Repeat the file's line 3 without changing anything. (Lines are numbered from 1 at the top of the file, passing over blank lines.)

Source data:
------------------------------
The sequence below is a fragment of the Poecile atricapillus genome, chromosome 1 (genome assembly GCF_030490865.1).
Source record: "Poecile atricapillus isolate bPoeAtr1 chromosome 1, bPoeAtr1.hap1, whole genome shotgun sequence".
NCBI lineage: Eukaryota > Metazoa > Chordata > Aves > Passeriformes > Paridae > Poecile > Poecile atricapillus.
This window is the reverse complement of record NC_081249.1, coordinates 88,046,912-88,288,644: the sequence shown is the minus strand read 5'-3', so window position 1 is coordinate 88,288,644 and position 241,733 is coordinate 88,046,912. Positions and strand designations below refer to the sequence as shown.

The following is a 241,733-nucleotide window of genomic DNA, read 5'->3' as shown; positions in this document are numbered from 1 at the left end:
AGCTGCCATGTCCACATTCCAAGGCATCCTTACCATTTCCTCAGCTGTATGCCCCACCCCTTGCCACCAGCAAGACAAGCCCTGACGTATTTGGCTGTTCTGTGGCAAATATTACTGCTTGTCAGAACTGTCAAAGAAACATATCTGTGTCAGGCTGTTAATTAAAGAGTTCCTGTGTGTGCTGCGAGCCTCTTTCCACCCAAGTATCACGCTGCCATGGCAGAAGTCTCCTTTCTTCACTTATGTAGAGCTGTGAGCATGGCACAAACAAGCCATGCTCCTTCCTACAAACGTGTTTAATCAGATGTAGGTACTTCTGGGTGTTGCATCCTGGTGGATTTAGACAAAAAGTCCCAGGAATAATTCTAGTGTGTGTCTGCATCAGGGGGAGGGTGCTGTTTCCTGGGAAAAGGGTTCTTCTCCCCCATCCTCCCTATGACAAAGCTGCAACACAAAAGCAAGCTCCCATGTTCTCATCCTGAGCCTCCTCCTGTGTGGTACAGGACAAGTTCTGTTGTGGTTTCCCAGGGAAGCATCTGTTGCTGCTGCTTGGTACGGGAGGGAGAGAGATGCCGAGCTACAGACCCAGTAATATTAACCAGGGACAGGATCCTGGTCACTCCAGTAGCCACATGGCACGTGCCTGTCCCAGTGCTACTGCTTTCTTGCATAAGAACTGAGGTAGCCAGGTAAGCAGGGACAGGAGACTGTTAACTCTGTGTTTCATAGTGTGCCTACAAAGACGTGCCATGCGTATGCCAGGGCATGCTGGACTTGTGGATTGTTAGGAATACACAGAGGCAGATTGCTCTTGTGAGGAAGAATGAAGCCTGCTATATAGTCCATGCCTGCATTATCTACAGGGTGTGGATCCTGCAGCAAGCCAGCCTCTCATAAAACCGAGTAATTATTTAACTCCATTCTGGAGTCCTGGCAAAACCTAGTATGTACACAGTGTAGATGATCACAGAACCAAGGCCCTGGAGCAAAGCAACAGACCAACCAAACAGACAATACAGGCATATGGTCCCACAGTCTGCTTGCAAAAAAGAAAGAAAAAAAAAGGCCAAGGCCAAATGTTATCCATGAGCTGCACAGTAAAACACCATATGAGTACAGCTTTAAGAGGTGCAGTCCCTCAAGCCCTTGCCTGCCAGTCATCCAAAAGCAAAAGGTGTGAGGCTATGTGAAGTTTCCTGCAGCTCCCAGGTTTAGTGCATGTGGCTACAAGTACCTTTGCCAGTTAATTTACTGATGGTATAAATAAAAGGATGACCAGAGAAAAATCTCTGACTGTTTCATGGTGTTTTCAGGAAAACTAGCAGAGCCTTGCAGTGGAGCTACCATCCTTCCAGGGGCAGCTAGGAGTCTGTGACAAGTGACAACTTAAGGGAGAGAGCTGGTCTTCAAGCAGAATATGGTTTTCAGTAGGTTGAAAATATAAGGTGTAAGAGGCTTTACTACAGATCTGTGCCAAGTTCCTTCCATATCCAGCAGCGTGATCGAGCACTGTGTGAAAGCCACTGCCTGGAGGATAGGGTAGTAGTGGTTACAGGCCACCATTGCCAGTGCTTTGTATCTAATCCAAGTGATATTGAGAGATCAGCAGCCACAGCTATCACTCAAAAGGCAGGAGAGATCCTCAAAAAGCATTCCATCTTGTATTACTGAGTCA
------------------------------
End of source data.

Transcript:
NCBI lineage: Eukaryota > Metazoa > Chordata > Aves > Passeriformes > Paridae > Poecile > Poecile atricapillus.